Course CSE219
Title Computer Science III
Credits 3
Course Coordinator

C. R. Ramakrishnan


Development of the basic concepts and techniques learned in CSE 114 Computer Science I and CSE 214 Computer Science II into practical programming skills that include a systematic approach to program design, coding, testing, and debugging. Application of these skills to the construction of robust programs of 1000 to 2000 lines of source code. Use of programming environments and tools to aid in the software development process.

Prerequisite C or higher in CSE 214 and CSE major or ECE major
Course Outcomes
  • An ability to use current design principles to systematically design, code, debug, and test programs of about two thousand lines of code.
  • An understanding the importance of programming style and modularity to the construction and evolution of robust software.
  • An ability to apply techniques of object-oriented programming in the context of large-scale programs.
  • An ability to use programming tools such as syntax-directed editors, debuggers, execution profilers, documentation generators, and revision-control systems.

  • Head First Object Oriented Design and Analysis (on-line version) by Brett McLaughlin, Gary Pollice, David West.
  • Head First Design PatternsHead First Design Patterns (on-line version) by Eric T Freeman, Elisabeth Robson, Bert Bates, Kathy Sierra
  • Core Java I Core Java Volume 1 - Fundamentals, 8th Edition (on-line version) by Cay Horstmann.

Major Topics Covered in Course
  • Programming style and its impact on readability, reliability, maintainability, and portability.
  • Decomposing problems into modular designs with simple, narrow interfaces. Object-oriented design. 
  • Selecting appropriate algorithms and data structures. Systematic testing and debugging. Improving program performance. 
  • Reusing code, including external libraries designed and built by others. 
  • Making effective use of a programming environment, including:  Syntax-directed editor, Source code management tools, Build tools, Debugging tools, profiling tools

Laboratory Projects

The course typically tries to use a "running project" as a concrete vehicle for students to practice concepts presented in the lecture and in the Textbook. For Fall 2003, the project was an airline reservation application that would permit the user to make reservations and to determine prices of trips.

  • HW1 (2 weeks): Review Java programming and data structures from CSE 114 and 214. Become comfortable with writing code in the course software development environment. Prepare some initial groundwork for the larger course projects.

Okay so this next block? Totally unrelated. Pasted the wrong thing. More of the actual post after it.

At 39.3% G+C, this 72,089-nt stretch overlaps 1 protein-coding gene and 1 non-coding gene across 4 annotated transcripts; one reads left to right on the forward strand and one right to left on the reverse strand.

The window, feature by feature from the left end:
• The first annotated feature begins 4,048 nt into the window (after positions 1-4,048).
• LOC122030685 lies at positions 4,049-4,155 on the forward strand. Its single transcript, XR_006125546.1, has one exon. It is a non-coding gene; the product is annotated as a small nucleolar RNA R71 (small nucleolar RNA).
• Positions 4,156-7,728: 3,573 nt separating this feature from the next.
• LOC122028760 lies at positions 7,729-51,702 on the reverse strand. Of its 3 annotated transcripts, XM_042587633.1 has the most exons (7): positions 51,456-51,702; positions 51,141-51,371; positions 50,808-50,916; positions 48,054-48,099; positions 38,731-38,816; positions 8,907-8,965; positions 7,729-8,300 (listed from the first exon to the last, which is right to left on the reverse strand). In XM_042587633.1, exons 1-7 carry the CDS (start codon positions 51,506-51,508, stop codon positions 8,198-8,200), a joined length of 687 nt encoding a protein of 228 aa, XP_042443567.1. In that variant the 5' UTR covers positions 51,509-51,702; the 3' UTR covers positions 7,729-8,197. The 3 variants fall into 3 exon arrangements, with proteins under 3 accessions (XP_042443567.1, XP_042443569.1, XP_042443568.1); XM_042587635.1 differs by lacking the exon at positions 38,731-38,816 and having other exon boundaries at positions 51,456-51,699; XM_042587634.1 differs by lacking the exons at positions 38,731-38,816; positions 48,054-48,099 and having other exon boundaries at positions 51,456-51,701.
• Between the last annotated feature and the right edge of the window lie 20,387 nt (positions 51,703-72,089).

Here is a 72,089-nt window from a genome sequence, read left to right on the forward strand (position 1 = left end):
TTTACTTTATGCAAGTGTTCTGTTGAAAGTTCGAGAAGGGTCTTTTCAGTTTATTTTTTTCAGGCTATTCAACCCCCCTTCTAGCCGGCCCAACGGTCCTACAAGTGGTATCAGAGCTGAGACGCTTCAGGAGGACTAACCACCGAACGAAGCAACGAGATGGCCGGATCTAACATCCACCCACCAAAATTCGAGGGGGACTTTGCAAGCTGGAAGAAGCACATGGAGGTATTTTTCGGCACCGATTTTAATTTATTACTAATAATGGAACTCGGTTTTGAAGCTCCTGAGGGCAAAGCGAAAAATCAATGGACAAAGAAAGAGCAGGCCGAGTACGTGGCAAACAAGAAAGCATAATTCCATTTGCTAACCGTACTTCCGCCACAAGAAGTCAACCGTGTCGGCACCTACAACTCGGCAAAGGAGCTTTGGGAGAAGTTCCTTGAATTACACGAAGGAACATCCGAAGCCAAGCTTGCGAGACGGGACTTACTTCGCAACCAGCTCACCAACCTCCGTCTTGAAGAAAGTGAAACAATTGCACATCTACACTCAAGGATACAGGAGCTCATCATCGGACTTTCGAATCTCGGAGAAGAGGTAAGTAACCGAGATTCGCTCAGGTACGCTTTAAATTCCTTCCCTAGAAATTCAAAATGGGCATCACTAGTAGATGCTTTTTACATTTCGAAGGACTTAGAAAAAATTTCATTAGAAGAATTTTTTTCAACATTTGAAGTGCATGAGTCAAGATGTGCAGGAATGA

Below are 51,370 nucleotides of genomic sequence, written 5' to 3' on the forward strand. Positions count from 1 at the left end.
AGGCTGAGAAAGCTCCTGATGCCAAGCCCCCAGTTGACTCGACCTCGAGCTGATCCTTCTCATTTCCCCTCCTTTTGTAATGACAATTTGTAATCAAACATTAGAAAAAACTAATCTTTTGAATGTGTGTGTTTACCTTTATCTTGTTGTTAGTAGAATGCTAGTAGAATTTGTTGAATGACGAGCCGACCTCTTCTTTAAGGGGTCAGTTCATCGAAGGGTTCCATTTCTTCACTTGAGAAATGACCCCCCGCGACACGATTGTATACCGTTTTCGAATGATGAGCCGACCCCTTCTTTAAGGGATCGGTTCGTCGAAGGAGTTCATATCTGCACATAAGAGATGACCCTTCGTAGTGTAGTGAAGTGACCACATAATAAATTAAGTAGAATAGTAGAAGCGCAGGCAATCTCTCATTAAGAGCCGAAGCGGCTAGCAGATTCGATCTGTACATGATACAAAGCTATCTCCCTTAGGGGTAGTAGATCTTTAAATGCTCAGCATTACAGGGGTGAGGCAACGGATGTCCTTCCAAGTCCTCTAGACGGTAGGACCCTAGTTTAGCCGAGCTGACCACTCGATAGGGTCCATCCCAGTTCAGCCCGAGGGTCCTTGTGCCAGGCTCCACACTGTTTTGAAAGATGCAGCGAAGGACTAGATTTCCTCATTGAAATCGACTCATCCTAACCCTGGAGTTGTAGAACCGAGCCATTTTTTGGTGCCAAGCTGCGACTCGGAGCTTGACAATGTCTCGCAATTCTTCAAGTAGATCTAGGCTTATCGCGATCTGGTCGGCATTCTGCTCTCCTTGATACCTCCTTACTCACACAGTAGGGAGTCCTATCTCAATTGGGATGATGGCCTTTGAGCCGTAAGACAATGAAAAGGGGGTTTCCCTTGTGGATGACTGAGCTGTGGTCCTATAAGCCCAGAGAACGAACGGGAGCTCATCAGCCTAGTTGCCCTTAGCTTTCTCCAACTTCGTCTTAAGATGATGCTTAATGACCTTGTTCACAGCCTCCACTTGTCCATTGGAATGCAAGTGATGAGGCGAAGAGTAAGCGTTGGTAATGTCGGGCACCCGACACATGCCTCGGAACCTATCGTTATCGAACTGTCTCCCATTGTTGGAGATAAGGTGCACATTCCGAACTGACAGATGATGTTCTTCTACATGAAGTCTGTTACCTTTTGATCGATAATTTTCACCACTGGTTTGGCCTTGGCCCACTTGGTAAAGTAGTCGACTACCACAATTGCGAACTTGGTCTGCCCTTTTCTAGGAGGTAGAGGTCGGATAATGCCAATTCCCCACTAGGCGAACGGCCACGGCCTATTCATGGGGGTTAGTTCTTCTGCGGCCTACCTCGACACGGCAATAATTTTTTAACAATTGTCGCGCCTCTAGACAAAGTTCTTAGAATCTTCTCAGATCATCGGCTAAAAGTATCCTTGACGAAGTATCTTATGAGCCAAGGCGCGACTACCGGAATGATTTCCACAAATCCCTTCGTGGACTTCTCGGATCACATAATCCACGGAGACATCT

• HW2 (1.5 weeks): Review your design for HW1 to see what you could have done better, design the classes needed for a larger airline reservation system, use UML to graphically describe your design, document your design carefully.
  • HW3 (1.5 weeks): Develop your debugging technique by learning to use the debugger in JBuilder or the JSwat debugger, learn how to read complex code, determine the purpose of each component of the code, and document it using a standard documentation format.
  • HW4 (2.5 weeks): Review your design that you submitted for HW2 based on your TA's comments to see what you could have done better. Implement the second version of the airline reservation system based on the specification given in HW2 and the design you came up with, along with any changes that may be suggested by the feedback from HW2. Document your implementation carefully, including an explanation of why your implementation has changed from your initial design, if applicable. Perform unit testing on a component of your implementation.
  • HW5 (1.5 weeks): Review your design for HW2/4 to see what you could have done better. Design the classes needed for a larger airline reservation system. Use UML to graphically describe your design. Demonstrate the use of several design patterns. Learn how to use Swing GUI components. Learn how to work with the event-driven computational model. Document your design carefully.
  • HW6 (3.5 weeks): Review your design for HW5 to see what you could have done better. Code a large program that includes a graphical user-interface using Swing and AWT. Write your code in a readable manner based on current Java style guidelines. Document your implementation carefully and completely. Use CVS to maintain a repository for your code development.

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